At the end of last year, debt market participants were predicting 2021 would be the year of the transition bond.
The expectation was that fossil-fuel companies and other heavy corporate emitters, which have largely been barred from selling green bonds, would start issuing this new type of debt by the truckload to help finance their efforts to reduce greenhouse gas emissions.Fast forward to today, and only six of these bonds have been brought to market this year, according to data compiled by BloombergNEF. The deals include Castle-Peak Power Co.’s $300 million sale in February, with the proceeds earmarked for construction of a gas turbine unit at a power station in Hong Kong. Bank of China Ltd.’s Hong Kong branch issued a $780 million transition bond in January for projects that are supposed to be in line with China’s goal of achieving carbon neutrality by 2060.
Beyond the tiny number of issuances, it gets worse: Some of these transactions have been criticized for lacking “the ambition asked of transition bonds.” S&P credit analyst Lori Shapiro said some market watchers are assailing these deals for not being aligned with the goals of the Paris Agreement. The absence of clear standards has raised concerns about the potential for “transition-washing,” a play on the more commonly known “greenwashing” in which bond issuers overstate their climate change-related commitments.
The International Capital Market Association, an industry trade group, published the Climate Transition Finance Handbook in December to provide a disclosure framework for transition strategies. The guide is aimed at creating a baseline for transition-themed green bonds and sustainability-linked bonds. The handbook states that a “transition” label should be clear about an issuer’s goals and its alignment with the Paris accord.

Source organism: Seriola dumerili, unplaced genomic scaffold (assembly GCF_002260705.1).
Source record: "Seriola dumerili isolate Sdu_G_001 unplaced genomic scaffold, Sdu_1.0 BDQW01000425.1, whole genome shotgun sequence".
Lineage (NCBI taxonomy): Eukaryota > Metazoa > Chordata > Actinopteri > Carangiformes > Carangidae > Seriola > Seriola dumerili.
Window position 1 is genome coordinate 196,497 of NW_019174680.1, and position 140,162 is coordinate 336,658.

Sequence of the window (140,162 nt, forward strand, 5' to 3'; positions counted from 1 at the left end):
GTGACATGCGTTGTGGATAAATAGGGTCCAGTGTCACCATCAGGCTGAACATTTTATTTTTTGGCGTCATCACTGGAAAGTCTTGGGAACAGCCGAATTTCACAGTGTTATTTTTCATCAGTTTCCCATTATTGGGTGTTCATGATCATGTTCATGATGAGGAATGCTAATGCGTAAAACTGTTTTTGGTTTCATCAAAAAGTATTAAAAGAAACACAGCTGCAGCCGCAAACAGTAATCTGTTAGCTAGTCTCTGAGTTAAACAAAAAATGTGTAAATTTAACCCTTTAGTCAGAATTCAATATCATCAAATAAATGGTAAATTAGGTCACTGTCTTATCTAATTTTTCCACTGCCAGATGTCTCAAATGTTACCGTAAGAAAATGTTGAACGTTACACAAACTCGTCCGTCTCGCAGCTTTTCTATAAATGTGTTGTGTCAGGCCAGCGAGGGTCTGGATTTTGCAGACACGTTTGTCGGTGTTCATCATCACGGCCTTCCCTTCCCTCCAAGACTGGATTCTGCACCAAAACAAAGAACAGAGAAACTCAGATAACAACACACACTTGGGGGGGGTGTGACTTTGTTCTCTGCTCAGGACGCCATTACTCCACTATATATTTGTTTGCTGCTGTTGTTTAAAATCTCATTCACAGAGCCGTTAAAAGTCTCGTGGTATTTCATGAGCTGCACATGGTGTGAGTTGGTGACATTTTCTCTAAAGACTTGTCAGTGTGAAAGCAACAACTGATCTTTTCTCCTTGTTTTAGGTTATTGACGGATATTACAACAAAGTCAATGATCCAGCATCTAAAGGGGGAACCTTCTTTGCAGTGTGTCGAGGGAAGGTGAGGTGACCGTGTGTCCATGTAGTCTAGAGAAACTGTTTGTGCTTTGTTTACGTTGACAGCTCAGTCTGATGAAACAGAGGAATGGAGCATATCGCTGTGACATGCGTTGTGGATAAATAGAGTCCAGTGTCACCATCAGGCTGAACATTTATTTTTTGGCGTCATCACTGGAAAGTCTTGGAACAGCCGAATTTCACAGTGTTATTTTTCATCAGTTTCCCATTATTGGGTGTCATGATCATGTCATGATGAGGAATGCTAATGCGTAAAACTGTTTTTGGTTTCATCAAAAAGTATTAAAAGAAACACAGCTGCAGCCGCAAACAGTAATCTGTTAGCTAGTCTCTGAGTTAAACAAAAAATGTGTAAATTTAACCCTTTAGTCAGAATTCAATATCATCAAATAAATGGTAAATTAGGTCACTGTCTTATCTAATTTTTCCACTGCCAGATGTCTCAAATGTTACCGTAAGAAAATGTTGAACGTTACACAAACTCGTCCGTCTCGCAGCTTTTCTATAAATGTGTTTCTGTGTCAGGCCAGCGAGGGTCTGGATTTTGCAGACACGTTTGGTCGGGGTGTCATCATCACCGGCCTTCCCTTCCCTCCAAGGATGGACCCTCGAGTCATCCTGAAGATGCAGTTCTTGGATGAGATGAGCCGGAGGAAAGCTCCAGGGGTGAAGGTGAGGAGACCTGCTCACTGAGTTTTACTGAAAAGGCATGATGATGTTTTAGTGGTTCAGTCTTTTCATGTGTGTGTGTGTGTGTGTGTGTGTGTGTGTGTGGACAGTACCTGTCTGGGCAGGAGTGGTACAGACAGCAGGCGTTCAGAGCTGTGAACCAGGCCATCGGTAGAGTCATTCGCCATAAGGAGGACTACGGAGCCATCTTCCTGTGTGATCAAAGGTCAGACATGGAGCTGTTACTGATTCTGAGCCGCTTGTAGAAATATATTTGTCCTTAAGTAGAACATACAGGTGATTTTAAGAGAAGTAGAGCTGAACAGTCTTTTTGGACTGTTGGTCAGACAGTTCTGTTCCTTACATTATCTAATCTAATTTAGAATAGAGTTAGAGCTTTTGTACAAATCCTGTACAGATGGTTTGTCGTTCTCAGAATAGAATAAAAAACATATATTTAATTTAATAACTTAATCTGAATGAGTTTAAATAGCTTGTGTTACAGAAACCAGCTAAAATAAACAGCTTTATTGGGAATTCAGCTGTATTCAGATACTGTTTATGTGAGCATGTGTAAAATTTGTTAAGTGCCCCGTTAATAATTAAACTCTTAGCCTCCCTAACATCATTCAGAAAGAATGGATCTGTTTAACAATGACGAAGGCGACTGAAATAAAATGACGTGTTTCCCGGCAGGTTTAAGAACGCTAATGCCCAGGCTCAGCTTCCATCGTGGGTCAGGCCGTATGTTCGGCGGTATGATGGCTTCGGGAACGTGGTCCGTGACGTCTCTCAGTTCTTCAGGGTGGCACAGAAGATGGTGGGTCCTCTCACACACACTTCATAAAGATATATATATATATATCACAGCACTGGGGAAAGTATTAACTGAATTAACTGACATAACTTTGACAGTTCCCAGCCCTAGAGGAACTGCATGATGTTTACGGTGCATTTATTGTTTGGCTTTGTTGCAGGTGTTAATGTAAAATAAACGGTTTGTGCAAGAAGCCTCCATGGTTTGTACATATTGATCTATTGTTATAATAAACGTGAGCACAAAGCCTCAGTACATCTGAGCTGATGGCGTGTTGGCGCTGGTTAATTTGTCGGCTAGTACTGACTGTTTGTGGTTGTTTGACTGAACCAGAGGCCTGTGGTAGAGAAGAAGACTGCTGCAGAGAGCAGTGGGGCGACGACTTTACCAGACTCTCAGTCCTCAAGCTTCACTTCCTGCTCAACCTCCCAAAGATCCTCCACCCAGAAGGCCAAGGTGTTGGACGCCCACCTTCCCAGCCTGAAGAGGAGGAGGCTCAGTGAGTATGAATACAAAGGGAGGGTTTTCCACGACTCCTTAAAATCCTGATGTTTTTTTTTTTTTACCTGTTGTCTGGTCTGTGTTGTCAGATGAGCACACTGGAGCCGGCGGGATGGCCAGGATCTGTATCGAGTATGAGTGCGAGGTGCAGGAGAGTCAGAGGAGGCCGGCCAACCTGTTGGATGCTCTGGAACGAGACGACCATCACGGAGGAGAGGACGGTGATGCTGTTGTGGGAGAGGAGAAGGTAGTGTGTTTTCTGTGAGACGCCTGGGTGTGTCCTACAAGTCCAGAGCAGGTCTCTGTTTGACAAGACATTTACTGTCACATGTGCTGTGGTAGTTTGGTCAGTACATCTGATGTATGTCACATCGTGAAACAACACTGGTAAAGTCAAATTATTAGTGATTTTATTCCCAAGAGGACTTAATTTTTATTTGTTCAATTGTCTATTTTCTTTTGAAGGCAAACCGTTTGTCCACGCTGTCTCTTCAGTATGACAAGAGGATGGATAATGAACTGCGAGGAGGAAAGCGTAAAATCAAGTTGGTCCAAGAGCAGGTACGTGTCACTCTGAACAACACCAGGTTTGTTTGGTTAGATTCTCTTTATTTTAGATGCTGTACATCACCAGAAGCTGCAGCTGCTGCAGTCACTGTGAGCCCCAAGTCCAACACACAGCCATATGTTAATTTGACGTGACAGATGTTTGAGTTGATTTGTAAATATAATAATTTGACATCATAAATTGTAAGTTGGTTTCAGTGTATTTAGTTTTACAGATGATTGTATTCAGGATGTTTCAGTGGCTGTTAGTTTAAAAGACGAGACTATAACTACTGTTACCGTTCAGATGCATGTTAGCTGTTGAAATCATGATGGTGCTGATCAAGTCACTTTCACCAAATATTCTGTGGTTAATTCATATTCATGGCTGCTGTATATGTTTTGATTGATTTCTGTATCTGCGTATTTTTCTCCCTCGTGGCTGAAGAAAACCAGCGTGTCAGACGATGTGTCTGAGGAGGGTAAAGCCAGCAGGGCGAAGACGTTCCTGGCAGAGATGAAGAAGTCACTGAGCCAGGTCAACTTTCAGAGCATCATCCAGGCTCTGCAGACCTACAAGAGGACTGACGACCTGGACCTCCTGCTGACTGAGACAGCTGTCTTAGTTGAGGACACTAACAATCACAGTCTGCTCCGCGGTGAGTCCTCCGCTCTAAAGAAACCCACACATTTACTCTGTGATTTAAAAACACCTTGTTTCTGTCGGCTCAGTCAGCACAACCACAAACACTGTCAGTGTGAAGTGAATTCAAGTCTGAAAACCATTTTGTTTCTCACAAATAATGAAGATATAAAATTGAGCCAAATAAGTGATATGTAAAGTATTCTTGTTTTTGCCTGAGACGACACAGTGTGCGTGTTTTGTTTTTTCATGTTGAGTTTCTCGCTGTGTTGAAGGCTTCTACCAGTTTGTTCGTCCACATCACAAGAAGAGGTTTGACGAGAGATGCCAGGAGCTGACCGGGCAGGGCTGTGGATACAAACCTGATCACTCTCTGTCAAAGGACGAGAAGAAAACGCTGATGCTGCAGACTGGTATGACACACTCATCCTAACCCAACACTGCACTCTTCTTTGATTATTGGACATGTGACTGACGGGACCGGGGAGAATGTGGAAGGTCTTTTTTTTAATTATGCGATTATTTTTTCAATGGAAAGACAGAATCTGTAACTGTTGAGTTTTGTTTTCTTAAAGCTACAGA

While sales of transition bonds have been slow this year, the issuance of sustainability-linked bonds with climate-transition targets has been increasing. More than 70% of the $15 billion of sustainability-linked bonds sold this year include climate targets, according to the ICMA.
And even with the skepticism about standalone transition bonds, demand for Bank of China’s offering was four times oversubscribed, which Shapiro said illustrates that “investor appetite for such instruments is strong.”
S&P Global estimates transition finance, including issuance, will contribute as much as $1 trillion to the estimated $3 trillion of annual investments needed to limit global warming to 2-degrees Celsius by 2050. The hope is transition finance will allow the largest carbon-emitting industries, including oil and gas, iron and steel, chemicals, aviation and shipping, to raise capital and use the funds to lower their carbon footprint, Shapiro said.In one of the better examples, Cadent Gas, the U.K.’s largest gas distributor, sold a 500 million-euro ($608 million) transition bond in March 2020 to assist in reducing methane leakage from its pipelines.
Still, the overall market remains relatively dormant, with companies having issued only $5.7 billion of transition bonds in total since mid-2017, according to S&P Global.
To put that number in perspective, Amazon.com Inc.—on its own—raised $18.5 billion on May 10 selling debt, including $1 billion for eligible green or social projects.
Sustainable finance in brief
- Valerie Baudson, the new CEO of Europe’s biggest asset manager, has a roadmap laid out before her as she takes on BlackRock.
- Major Exxon investor joins activist campaign in battle to reform the fossil fuel behemoth and toughen up its climate goals.
- Half of Shell’s energy mix will be clean “somewhere in the next decade,” according to the fossil fuel company’s CEO.
- Hedge fund star managing $1.3 trillion for Norway says greed is out while diversity and climate goals are in.
- BNP Paribas urges investors to guide lawmakers on climate policy.
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